In our six years of marriage, we've always had different work schedules. I didn't mind it early on because I thought that once Roger completed school and we were in our "real life," the scheduling would iron itself out. Besides, we had uninterrupted weekends together to make up for all the time apart during the week.
Then we became parents, and those leisurely weekends were history. Now we were caught up in a cycle of tag-team parenting. Roger would care for our son, Luke, during the day. Then I'd take over when I came home from work as Roger was leaving. The upside was we didn't pay for childcare. The downside was that my husband and I were like ships passing. Instead of being husband and wife, we were only mom and dad.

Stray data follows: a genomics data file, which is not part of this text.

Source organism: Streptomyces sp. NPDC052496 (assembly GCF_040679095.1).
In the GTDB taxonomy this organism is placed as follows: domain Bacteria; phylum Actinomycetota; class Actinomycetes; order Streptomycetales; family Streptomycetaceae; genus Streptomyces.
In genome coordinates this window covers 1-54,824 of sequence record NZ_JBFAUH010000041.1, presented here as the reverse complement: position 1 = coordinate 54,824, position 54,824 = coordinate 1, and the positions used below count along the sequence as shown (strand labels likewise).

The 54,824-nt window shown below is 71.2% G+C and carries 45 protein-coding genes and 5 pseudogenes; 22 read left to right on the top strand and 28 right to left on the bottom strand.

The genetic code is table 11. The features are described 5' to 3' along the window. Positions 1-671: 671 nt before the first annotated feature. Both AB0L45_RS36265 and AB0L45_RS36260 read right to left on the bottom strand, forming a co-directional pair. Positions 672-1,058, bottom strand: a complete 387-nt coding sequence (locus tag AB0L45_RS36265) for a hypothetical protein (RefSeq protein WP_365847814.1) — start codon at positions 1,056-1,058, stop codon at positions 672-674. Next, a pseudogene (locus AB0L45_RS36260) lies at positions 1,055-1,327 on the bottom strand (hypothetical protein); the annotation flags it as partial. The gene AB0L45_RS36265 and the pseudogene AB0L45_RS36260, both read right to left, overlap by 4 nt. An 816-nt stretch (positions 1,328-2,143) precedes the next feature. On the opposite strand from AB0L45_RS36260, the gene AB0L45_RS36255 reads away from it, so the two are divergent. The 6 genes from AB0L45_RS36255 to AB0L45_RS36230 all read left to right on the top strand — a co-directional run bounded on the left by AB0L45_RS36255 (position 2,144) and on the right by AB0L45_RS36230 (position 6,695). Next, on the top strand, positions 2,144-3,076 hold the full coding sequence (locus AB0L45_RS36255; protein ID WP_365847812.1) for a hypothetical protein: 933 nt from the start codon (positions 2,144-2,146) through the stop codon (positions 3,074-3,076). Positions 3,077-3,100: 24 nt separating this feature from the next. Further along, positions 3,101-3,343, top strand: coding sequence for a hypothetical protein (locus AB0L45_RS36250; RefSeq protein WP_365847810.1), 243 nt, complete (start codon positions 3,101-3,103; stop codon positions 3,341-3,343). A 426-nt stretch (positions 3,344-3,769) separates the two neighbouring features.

Whenever I brought up the alienation I was feeling, Roger's reaction was "Well, quit your job!" But I couldn't see how we could make it financially on one income, and I resented the implication that his job was more important than mine. The other alternative—that one of us switch shifts so our hours would be compatible—meant that our son would be in daycare, and neither of us wanted that.
The distance between us grew until it seemed we had nothing in common. Even our Sunday nights, a once-precious time together, usually ended with me going to bed early and Roger staying up to watch television. It was obvious that something had to change.
It was a big relief when Mel and I finally got married. We'd been engaged for more than two years, and most of that time we spent apart, living on two different continents. Finally, I thought, we'd be married and be able to enjoy lots of time together.1